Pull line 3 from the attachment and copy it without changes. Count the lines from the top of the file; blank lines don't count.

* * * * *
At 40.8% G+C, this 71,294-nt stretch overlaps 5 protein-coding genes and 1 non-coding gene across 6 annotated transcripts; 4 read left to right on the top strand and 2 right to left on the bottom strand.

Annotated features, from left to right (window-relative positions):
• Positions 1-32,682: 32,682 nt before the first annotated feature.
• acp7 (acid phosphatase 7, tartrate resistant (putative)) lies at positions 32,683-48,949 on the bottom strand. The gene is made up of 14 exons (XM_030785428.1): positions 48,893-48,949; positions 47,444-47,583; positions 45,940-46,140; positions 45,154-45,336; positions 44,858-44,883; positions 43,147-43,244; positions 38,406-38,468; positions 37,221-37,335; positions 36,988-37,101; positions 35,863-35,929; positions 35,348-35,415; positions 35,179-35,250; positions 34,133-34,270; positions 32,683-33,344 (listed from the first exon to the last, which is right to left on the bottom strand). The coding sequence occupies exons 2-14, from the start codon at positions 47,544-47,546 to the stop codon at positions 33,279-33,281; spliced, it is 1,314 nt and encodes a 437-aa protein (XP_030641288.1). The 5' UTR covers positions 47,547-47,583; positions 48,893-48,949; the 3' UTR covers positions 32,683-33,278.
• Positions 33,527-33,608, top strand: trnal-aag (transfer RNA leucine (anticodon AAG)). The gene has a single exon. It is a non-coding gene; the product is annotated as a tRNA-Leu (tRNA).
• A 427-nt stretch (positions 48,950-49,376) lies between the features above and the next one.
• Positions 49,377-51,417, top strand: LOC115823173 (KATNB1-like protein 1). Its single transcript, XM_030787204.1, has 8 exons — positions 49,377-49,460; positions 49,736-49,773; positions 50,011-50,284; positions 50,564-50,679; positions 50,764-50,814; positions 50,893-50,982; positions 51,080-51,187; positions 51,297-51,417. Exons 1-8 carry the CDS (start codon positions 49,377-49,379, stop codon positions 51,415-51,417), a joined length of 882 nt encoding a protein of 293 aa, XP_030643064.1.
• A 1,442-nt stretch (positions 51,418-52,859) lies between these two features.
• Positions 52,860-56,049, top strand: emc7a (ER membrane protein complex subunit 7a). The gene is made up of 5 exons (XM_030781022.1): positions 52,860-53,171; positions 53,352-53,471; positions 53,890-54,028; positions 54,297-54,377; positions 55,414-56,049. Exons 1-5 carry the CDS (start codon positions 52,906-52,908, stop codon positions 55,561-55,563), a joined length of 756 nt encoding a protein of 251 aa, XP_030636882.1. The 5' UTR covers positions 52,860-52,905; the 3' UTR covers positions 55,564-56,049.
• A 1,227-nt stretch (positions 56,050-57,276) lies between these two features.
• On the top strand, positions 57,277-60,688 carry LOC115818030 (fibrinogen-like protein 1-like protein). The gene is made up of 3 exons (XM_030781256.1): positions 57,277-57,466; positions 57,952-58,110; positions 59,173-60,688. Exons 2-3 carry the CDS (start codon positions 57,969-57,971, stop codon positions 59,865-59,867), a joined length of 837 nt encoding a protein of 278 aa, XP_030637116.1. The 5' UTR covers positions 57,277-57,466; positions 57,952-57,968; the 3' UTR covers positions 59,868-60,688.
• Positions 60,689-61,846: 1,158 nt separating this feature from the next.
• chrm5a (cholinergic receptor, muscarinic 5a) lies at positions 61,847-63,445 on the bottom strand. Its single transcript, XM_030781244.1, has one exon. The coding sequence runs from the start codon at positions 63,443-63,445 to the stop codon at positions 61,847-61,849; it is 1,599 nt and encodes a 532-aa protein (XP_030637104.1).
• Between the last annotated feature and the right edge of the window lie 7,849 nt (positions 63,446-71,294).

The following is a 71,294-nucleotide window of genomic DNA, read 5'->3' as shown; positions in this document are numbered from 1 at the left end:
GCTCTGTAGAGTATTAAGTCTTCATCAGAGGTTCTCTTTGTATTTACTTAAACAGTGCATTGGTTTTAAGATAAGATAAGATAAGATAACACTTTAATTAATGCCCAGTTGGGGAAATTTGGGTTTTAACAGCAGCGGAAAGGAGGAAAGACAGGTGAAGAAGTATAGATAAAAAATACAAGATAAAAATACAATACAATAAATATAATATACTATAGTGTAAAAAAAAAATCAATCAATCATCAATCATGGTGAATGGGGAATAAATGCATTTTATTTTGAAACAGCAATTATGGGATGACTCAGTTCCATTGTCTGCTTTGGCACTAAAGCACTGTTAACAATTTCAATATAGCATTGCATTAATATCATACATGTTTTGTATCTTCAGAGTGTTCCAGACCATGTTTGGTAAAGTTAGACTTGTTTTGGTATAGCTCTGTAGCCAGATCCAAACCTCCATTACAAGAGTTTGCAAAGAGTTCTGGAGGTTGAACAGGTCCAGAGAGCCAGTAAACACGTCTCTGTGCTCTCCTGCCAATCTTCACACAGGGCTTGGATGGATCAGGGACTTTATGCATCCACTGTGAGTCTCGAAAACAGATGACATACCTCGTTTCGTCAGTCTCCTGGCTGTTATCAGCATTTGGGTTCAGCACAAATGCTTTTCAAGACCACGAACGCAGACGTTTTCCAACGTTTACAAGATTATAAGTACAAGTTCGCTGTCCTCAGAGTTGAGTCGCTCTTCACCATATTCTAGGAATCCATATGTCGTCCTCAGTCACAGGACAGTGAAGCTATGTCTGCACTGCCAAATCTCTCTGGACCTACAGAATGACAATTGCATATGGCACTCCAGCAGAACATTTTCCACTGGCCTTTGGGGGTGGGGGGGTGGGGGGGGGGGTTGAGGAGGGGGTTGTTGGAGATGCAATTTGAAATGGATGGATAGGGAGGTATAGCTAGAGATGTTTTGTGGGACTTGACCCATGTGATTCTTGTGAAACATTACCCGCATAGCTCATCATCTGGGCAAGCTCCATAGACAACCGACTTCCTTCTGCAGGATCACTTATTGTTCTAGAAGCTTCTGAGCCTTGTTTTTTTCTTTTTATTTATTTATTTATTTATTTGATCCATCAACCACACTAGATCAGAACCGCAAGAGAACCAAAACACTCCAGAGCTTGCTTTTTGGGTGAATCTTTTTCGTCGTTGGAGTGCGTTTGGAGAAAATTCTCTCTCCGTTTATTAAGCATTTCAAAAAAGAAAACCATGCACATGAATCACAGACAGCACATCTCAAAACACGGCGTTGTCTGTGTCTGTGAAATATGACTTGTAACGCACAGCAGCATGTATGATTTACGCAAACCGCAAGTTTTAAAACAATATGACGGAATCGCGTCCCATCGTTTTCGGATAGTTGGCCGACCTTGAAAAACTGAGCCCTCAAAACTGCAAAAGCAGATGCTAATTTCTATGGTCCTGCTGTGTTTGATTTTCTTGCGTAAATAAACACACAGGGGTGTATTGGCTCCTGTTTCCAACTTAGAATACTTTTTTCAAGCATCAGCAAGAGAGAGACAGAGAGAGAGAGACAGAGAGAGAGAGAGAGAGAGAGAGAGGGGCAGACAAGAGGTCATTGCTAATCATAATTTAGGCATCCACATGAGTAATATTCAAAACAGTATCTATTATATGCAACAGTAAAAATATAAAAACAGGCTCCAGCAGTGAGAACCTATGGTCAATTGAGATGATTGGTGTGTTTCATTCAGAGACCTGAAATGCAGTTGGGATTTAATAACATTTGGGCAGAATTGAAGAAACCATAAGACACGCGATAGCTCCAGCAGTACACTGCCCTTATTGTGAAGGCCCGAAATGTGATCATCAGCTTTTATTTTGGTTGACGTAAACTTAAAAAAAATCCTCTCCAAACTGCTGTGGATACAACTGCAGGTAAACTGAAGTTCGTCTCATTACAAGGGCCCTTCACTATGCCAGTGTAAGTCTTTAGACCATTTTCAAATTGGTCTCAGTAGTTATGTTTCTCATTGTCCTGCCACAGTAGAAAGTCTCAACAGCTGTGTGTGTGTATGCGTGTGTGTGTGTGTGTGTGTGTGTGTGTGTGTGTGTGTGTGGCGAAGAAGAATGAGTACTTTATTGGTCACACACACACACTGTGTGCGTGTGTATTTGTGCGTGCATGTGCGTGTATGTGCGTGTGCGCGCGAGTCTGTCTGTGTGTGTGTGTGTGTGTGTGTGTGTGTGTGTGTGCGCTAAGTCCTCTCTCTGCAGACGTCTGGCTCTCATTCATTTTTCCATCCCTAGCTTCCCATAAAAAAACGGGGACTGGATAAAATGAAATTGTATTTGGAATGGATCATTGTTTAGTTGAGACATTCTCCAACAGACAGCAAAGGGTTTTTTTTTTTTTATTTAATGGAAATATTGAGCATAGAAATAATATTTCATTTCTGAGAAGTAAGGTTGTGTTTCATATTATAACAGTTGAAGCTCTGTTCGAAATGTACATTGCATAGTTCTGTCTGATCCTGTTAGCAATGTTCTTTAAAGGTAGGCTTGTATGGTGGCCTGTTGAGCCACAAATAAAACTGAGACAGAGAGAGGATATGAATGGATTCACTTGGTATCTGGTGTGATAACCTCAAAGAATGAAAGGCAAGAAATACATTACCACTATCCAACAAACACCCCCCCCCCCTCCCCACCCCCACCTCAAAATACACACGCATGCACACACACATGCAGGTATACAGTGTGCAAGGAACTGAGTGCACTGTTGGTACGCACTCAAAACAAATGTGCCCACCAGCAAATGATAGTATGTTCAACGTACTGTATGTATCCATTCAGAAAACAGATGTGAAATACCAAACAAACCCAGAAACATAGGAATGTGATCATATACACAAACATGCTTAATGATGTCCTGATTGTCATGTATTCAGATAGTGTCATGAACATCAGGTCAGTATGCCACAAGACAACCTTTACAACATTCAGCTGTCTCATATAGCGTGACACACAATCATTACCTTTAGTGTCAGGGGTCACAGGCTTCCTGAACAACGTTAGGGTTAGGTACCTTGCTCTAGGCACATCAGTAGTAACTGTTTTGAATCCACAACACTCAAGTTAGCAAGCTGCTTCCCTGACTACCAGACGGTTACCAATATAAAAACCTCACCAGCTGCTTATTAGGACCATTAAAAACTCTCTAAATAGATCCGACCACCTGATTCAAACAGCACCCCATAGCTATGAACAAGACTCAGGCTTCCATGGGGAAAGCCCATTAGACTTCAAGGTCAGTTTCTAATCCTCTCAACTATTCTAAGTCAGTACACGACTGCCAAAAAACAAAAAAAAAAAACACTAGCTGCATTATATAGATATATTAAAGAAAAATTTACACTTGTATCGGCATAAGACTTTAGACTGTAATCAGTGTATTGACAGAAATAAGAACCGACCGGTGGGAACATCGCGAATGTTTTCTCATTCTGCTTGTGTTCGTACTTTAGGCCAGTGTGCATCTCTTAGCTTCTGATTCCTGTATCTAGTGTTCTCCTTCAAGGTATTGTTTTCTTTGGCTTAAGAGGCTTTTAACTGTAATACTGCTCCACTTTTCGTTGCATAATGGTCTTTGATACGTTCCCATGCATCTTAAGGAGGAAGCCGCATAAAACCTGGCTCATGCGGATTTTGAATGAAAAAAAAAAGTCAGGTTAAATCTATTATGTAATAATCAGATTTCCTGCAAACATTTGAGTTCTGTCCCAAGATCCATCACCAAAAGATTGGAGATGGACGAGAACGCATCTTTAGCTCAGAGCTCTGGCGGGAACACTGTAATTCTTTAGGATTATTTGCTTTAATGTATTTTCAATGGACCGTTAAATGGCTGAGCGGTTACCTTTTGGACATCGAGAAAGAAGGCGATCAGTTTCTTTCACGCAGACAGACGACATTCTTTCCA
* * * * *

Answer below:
• Positions 1-32,682: 32,682 nt before the first annotated feature.